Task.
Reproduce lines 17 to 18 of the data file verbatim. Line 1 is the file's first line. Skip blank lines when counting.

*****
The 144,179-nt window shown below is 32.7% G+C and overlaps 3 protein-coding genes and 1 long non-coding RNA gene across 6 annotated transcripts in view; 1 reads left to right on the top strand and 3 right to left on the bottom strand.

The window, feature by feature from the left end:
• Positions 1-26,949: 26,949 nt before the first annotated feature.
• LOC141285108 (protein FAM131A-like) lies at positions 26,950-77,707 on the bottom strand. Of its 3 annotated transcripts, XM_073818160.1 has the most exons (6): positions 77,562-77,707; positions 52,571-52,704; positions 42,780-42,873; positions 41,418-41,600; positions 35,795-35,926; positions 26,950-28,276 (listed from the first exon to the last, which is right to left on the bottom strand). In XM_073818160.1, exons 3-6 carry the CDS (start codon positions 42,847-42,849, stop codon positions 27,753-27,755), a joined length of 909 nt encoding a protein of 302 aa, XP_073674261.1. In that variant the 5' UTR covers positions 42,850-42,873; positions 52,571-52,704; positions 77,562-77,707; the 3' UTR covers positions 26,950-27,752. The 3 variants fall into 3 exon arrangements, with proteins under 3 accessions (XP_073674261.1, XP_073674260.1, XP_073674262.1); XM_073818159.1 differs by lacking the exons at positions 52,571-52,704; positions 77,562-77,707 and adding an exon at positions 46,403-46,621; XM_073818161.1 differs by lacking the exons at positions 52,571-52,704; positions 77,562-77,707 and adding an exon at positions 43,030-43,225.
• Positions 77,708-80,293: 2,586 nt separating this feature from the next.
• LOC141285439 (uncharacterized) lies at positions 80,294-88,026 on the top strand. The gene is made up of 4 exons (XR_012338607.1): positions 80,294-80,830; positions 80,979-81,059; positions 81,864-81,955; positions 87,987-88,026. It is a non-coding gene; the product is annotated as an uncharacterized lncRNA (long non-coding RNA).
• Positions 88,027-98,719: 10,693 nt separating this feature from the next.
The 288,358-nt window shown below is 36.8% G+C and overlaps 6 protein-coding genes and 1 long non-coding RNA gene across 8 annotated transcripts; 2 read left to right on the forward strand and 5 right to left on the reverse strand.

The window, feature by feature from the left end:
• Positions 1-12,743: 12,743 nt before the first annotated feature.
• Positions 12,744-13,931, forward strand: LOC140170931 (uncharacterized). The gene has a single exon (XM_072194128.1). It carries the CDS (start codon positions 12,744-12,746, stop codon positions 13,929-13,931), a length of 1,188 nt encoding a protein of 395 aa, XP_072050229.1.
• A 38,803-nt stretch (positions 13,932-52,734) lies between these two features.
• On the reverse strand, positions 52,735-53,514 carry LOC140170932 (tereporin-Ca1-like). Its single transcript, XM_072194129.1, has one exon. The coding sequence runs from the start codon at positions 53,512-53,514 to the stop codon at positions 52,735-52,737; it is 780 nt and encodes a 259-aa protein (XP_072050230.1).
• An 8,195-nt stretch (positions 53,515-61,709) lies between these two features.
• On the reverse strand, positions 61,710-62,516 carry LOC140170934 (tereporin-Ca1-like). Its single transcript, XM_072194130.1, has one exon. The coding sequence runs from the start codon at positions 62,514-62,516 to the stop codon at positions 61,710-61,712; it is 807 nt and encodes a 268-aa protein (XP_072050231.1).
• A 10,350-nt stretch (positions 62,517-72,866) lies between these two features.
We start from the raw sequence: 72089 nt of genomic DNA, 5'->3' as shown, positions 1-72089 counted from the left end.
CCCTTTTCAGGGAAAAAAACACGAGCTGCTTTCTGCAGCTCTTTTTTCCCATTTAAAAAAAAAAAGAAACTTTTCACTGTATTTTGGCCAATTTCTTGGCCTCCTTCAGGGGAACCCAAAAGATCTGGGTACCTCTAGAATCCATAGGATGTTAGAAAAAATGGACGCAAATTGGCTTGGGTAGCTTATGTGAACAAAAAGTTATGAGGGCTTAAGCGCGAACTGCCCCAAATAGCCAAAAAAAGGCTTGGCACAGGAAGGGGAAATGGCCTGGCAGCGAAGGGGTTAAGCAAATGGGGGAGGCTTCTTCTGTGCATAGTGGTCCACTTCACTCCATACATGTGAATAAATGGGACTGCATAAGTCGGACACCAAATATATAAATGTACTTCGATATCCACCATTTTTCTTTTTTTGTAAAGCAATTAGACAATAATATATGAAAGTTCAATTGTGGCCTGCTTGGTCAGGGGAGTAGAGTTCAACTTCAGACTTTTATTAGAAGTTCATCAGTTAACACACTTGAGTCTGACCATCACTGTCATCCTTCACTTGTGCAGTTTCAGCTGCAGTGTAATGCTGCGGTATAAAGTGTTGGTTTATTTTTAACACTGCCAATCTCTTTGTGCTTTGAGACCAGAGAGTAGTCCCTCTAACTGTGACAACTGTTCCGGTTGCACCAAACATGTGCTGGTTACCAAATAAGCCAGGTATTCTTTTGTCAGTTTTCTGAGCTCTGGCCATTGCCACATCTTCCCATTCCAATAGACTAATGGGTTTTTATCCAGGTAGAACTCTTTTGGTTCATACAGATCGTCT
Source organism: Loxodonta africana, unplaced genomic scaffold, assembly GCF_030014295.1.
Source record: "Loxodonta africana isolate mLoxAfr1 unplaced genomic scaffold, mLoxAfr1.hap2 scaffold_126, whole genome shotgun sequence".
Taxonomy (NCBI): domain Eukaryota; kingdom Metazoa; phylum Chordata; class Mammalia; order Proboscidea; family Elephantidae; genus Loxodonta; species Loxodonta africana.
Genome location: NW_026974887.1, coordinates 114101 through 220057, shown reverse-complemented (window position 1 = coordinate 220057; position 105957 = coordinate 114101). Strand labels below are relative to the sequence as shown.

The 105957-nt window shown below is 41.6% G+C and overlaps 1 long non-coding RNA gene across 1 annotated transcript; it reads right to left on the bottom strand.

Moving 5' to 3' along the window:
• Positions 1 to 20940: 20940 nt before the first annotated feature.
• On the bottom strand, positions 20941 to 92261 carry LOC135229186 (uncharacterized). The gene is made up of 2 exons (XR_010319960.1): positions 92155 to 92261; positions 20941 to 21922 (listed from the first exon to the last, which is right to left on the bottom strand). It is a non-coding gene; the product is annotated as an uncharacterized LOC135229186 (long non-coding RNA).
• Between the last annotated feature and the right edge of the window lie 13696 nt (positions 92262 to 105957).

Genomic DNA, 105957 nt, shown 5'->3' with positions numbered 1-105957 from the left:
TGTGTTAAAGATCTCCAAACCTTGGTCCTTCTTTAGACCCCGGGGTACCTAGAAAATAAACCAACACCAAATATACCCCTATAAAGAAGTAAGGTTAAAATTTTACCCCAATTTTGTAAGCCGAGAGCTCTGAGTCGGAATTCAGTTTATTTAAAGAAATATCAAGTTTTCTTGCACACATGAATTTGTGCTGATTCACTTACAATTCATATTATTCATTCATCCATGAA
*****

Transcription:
We start from the raw sequence: 72089 nt of genomic DNA, 5'->3' as shown, positions 1-72089 counted from the left end.
CCCTTTTCAGGGAAAAAAACACGAGCTGCTTTCTGCAGCTCTTTTTTCCCATTTAAAAAAAAAAAGAAACTTTTCACTGTATTTTGGCCAATTTCTTGGCCTCCTTCAGGGGAACCCAAAAGATCTGGGTACCTCTAGAATCCATAGGATGTTAGAAAAAATGGACGCAAATTGGCTTGGGTAGCTTATGTGAACAAAAAGTTATGAGGGCTTAAGCGCGAACTGCCCCAAATAGCCAAAAAAAGGCTTGGCACAGGAAGGGGAAATGGCCTGGCAGCGAAGGGGTTAAGCAAATGGGGGAGGCTTCTTCTGTGCATAGTGGTCCACTTCACTCCATACATGTGAATAAATGGGACTGCATAAGTCGGACACCAAATATATAAATGTACTTCGATATCCACCATTTTTCTTTTTTTGTAAAGCAATTAGACAATAATATATGAAAGTTCAATTGTGGCCTGCTTGGTCAGGGGAGTAGAGTTCAACTTCAGACTTTTATTAGAAGTTCATCAGTTAACACACTTGAGTCTGACCATCACTGTCATCCTTCACTTGTGCAGTTTCAGCTGCAGTGTAATGCTGCGGTATAAAGTGTTGGTTTATTTTTAACACTGCCAATCTCTTTGTGCTTTGAGACCAGAGAGTAGTCCCTCTAACTGTGACAACTGTTCCGGTTGCACCAAACATGTGCTGGTTACCAAATAAGCCAGGTATTCTTTTGTCAGTTTTCTGAGCTCTGGCCATTGCCACATCTTCCCATTCCAATAGACTAATGGGTTTTTATCCAGGTAGAACTCTTTTGGTTCATACAGATCGTCT